Cleaner water: EU Research means better industrial water management

May 1, 2002

Brussels, 30 April 2002

At a media briefing at the Institut d'Estudis Catalans, Barcelona, on 2 May the Commission will report on three successful EU initiatives which have improved the management of waste industrial water. Water is life. Its availability and quality make the difference for human settlements, economic development and ecosystems.

Industry consumes water, and waste originating from production processes often has a negative impact on the environment and on human health. EU-funded research projects can help solve the problem for instance by reducing by 90% water consumption in the tanning and leather industries. The meeting will outline three projects: TANNET addresses tanneries, INCORE tackles abandoned industrial sites and WASTE WATER CLUSTER puts forward innovative solutions in the treatment of waste water. The three projects aim at ensuring high quality drinking water. Their results concern specific and complementary aspects of the water cycle treatment and converge towards a global and integrated approach in water management policy.

According to Research Commissioner Philippe Busquin, "water management has been on the agenda of industry for at least a decade, and thanks to the advances of scientific and technological research, significant progress has already been made in the sustainable use of this vital resource. These are shared problems, and it makes sense to pool our resources at a European level to tackle them. Clean and recycling technologies, as promoted for instance within TANNET project, will reduce water pollution in the tanning and leather industry, and its results may also apply to textiles and pulp and paper sectors. We are heading towards an overall improvement of the quality of life and a more sustainable management of our soil and water resources in Europe".

The leather industry in the EU consists of around 3.000 tanneries employing 50.000 people. TANNET, the network for European Leather Industry, included 10 core partners (leather research institutes), but it mushroomed into a EU-wide network of over 300 members. The project ran over 26 months, with EU funding amounting to 280.000 Euros. It has worked in areas such as water-free re-tanning, dyeing and fatliquoring of leather as innovative environment-friendly automated processes, and the "tannery sludge project" that tackles chromium-related issues such as "chromium recovery and re-use". Significant progress has been made in the recycling of chromium, a metal that cannot yet be replaced in the tanning process of leather. Innovative treatments have been developed to reduce the environmental impact of the "shavings", a detrimental by-product of the leather production process. As a result of TANNET research, a 90% reduction of water consumption in production processes can be expected.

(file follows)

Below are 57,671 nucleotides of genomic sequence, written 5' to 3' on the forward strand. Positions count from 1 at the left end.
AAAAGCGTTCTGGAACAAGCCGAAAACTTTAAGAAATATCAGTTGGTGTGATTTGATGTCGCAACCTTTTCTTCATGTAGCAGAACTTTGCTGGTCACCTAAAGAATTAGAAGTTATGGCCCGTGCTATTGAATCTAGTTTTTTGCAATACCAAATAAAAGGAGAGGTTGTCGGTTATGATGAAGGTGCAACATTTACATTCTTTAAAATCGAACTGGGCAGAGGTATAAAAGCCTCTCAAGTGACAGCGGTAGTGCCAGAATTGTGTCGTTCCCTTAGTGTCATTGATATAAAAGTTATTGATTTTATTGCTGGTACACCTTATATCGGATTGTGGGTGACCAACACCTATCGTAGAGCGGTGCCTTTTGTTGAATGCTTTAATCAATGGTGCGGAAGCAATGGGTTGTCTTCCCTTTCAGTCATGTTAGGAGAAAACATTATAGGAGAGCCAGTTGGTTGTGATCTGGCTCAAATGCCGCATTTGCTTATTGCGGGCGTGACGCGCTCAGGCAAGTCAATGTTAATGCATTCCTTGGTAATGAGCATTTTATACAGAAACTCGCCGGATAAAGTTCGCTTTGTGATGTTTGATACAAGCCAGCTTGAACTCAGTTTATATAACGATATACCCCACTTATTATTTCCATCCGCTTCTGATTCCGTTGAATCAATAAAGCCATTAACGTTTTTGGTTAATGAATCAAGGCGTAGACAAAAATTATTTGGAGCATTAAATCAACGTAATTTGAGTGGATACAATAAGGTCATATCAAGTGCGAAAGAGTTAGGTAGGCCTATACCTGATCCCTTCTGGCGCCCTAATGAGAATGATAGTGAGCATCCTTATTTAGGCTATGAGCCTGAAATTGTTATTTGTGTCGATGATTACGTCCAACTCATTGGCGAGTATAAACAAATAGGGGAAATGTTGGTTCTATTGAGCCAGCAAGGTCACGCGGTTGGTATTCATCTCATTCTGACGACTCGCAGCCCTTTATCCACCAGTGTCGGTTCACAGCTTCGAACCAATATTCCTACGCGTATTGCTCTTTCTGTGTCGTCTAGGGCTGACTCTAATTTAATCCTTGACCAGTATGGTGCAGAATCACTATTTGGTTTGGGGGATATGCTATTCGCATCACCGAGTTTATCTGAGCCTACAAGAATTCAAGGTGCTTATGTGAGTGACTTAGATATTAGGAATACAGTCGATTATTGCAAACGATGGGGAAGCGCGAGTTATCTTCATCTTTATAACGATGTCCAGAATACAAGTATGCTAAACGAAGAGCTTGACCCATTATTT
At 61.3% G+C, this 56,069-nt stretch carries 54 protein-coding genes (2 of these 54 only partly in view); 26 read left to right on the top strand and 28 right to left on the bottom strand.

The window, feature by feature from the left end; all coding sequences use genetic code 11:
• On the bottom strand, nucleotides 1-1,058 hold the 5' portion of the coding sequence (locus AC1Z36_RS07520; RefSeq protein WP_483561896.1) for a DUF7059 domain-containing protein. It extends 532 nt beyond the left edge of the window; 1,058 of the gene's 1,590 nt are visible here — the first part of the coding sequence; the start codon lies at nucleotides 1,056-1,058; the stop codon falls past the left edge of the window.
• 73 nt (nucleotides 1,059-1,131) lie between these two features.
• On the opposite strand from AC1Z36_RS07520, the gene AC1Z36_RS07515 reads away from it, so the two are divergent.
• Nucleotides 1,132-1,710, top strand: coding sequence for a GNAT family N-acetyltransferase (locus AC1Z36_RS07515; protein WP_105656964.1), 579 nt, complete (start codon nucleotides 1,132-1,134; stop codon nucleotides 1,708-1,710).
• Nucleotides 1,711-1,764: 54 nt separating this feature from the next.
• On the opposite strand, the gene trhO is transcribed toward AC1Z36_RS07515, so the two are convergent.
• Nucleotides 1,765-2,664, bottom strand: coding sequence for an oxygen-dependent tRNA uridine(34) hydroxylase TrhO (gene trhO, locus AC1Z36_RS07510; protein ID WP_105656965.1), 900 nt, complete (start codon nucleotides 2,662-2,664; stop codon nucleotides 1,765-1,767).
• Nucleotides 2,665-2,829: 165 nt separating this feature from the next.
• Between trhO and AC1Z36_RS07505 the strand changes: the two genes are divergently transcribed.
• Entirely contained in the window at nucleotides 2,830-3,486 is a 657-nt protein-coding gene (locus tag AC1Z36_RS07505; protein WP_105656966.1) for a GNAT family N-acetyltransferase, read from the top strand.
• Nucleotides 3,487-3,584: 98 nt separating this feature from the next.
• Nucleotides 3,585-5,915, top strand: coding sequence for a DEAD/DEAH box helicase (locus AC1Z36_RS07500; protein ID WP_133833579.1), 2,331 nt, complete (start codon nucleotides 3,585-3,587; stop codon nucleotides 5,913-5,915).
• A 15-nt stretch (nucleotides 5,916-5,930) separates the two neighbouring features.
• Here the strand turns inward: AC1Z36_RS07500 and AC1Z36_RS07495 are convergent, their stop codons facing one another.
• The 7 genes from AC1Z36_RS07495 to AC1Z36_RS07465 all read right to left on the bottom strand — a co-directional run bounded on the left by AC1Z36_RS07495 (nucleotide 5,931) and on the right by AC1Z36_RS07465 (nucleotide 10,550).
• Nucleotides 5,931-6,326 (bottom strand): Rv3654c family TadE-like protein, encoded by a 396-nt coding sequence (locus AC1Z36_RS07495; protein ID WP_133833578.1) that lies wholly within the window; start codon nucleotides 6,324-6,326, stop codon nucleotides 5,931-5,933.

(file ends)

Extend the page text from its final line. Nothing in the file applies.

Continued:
Precious ground- and surface-water resources are also threatened by a legacy of the past, abandoned industrial sites, whose pollutants have been in the soil for years and are now putting these resources at risk. Permanent observation of water, soil and land consumption is key to identify hazardous factors and to reverse negative trends. New methods to detect, monitor and measure these threats at the earliest possible stage have been developed by EU research projects.

The WASTE WATER CLUSTER (WWC) included 5 EU research projects, 30 research teams, with EU funding totalling 3.500.000 Euros. It was created in July 1997 and it involved five European research projects. This cluster has improved the understanding of the transformation, fate and toxicity of selected groups of industrial pollutants discharged into the water and soil resources and wastewater treatment plants, by using complementary sampling and advanced measuring techniques. WWC gathered key information and know-how on emerging contaminants present in the effluent treatment process of the industrial and urban sectors and on the effluents reaching treatment plants as well. Measuring devices were based on biosensors for monitoring endocrine disrupting chemicals on surface waters, waste water and sludge.

INCORE included 10 European partners for a 36-month period, with EU funding amounting to 2.438.000 Euros. It provided for an effective and sustainable investigation and remediation strategy for groundwater and soil in urban areas, including areas with leather production facilities. The project was based on integrated investigation of contaminated sites in the Neckar river basin near Stuttgart, but it also covered other urban areas such as Strasbourg, Linz and Milan. INCORE is based on a comprehensive identification of the pollutant emissions of an extensive observation area, instead of single spot analysis.

The integration of the three different research approaches of "TANNET", "WASTE WATER CLUSTER" and "INCORE" provides for powerful tools to support long-term supply of high quality drinking water. It will furthermore foster sustainable industrial production processes across European industry and foster employment in the EU.

For further information please visit:

R&D 5th Framework Programme, Key Action "Sustainable management and quality of water":




DN: IP/02/640 Date: 30/04/2002

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